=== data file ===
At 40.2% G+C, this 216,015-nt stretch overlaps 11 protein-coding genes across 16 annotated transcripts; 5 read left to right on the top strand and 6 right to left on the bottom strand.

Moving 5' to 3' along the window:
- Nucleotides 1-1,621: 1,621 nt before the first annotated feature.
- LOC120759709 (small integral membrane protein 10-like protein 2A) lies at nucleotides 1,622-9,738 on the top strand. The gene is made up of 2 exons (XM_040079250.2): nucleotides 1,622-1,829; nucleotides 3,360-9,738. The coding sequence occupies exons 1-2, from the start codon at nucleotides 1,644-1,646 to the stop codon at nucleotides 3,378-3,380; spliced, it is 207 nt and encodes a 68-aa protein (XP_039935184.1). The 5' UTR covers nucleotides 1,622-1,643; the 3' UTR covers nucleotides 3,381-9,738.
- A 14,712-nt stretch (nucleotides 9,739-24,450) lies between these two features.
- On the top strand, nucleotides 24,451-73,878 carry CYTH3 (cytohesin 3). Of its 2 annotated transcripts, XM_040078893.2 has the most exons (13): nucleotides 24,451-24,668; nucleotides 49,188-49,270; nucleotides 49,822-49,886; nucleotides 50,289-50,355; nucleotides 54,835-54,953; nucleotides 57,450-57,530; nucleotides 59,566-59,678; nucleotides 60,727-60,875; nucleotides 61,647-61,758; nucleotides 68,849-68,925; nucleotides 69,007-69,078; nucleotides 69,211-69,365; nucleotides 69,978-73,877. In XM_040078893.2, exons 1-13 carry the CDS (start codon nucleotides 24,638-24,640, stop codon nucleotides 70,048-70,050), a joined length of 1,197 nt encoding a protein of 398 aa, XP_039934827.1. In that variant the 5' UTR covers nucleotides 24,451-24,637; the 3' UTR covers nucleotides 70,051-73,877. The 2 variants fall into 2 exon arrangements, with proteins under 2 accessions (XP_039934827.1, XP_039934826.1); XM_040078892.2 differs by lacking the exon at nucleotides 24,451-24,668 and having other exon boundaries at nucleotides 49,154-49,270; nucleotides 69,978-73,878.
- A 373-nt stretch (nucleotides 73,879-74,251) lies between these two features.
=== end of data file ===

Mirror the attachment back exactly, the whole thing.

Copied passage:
At 40.2% G+C, this 216,015-nt stretch overlaps 11 protein-coding genes across 16 annotated transcripts; 5 read left to right on the top strand and 6 right to left on the bottom strand.

Moving 5' to 3' along the window:
- Nucleotides 1-1,621: 1,621 nt before the first annotated feature.
- LOC120759709 (small integral membrane protein 10-like protein 2A) lies at nucleotides 1,622-9,738 on the top strand. The gene is made up of 2 exons (XM_040079250.2): nucleotides 1,622-1,829; nucleotides 3,360-9,738. The coding sequence occupies exons 1-2, from the start codon at nucleotides 1,644-1,646 to the stop codon at nucleotides 3,378-3,380; spliced, it is 207 nt and encodes a 68-aa protein (XP_039935184.1). The 5' UTR covers nucleotides 1,622-1,643; the 3' UTR covers nucleotides 3,381-9,738.
- A 14,712-nt stretch (nucleotides 9,739-24,450) lies between these two features.
- On the top strand, nucleotides 24,451-73,878 carry CYTH3 (cytohesin 3). Of its 2 annotated transcripts, XM_040078893.2 has the most exons (13): nucleotides 24,451-24,668; nucleotides 49,188-49,270; nucleotides 49,822-49,886; nucleotides 50,289-50,355; nucleotides 54,835-54,953; nucleotides 57,450-57,530; nucleotides 59,566-59,678; nucleotides 60,727-60,875; nucleotides 61,647-61,758; nucleotides 68,849-68,925; nucleotides 69,007-69,078; nucleotides 69,211-69,365; nucleotides 69,978-73,877. In XM_040078893.2, exons 1-13 carry the CDS (start codon nucleotides 24,638-24,640, stop codon nucleotides 70,048-70,050), a joined length of 1,197 nt encoding a protein of 398 aa, XP_039934827.1. In that variant the 5' UTR covers nucleotides 24,451-24,637; the 3' UTR covers nucleotides 70,051-73,877. The 2 variants fall into 2 exon arrangements, with proteins under 2 accessions (XP_039934827.1, XP_039934826.1); XM_040078892.2 differs by lacking the exon at nucleotides 24,451-24,668 and having other exon boundaries at nucleotides 49,154-49,270; nucleotides 69,978-73,878.
- A 373-nt stretch (nucleotides 73,879-74,251) lies between these two features.